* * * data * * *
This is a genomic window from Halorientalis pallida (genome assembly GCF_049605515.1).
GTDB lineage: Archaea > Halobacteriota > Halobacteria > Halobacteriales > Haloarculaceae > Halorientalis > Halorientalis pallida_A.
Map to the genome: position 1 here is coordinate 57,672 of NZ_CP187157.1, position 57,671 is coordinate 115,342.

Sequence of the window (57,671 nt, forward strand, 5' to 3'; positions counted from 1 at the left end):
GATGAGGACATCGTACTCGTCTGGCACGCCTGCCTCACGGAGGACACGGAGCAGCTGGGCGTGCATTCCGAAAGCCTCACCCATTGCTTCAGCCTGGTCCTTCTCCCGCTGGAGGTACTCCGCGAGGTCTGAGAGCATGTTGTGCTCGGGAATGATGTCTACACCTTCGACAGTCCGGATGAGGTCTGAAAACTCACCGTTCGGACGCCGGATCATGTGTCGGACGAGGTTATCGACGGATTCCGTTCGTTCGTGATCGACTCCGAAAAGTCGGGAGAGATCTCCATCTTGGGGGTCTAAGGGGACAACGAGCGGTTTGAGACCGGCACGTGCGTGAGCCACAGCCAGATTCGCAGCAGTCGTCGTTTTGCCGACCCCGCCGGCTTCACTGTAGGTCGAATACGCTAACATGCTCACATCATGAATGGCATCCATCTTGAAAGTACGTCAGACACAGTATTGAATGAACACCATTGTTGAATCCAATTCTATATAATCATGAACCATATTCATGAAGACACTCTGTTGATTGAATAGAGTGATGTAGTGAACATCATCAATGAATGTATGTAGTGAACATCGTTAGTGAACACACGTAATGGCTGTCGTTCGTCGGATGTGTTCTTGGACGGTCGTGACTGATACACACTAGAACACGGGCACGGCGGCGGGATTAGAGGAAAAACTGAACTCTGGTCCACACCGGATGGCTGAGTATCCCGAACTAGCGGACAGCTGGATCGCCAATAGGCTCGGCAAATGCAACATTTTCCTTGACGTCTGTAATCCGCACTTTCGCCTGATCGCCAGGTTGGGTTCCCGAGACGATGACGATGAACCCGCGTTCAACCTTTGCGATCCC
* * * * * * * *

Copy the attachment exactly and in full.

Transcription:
This is a genomic window from Halorientalis pallida (genome assembly GCF_049605515.1).
GTDB lineage: Archaea > Halobacteriota > Halobacteria > Halobacteriales > Haloarculaceae > Halorientalis > Halorientalis pallida_A.
Map to the genome: position 1 here is coordinate 57,672 of NZ_CP187157.1, position 57,671 is coordinate 115,342.

Sequence of the window (57,671 nt, forward strand, 5' to 3'; positions counted from 1 at the left end):
GATGAGGACATCGTACTCGTCTGGCACGCCTGCCTCACGGAGGACACGGAGCAGCTGGGCGTGCATTCCGAAAGCCTCACCCATTGCTTCAGCCTGGTCCTTCTCCCGCTGGAGGTACTCCGCGAGGTCTGAGAGCATGTTGTGCTCGGGAATGATGTCTACACCTTCGACAGTCCGGATGAGGTCTGAAAACTCACCGTTCGGACGCCGGATCATGTGTCGGACGAGGTTATCGACGGATTCCGTTCGTTCGTGATCGACTCCGAAAAGTCGGGAGAGATCTCCATCTTGGGGGTCTAAGGGGACAACGAGCGGTTTGAGACCGGCACGTGCGTGAGCCACAGCCAGATTCGCAGCAGTCGTCGTTTTGCCGACCCCGCCGGCTTCACTGTAGGTCGAATACGCTAACATGCTCACATCATGAATGGCATCCATCTTGAAAGTACGTCAGACACAGTATTGAATGAACACCATTGTTGAATCCAATTCTATATAATCATGAACCATATTCATGAAGACACTCTGTTGATTGAATAGAGTGATGTAGTGAACATCATCAATGAATGTATGTAGTGAACATCGTTAGTGAACACACGTAATGGCTGTCGTTCGTCGGATGTGTTCTTGGACGGTCGTGACTGATACACACTAGAACACGGGCACGGCGGCGGGATTAGAGGAAAAACTGAACTCTGGTCCACACCGGATGGCTGAGTATCCCGAACTAGCGGACAGCTGGATCGCCAATAGGCTCGGCAAATGCAACATTTTCCTTGACGTCTGTAATCCGCACTTTCGCCTGATCGCCAGGTTGGGTTCCCGAGACGATGACGATGAACCCGCGTTCAACCTTTGCGATCCC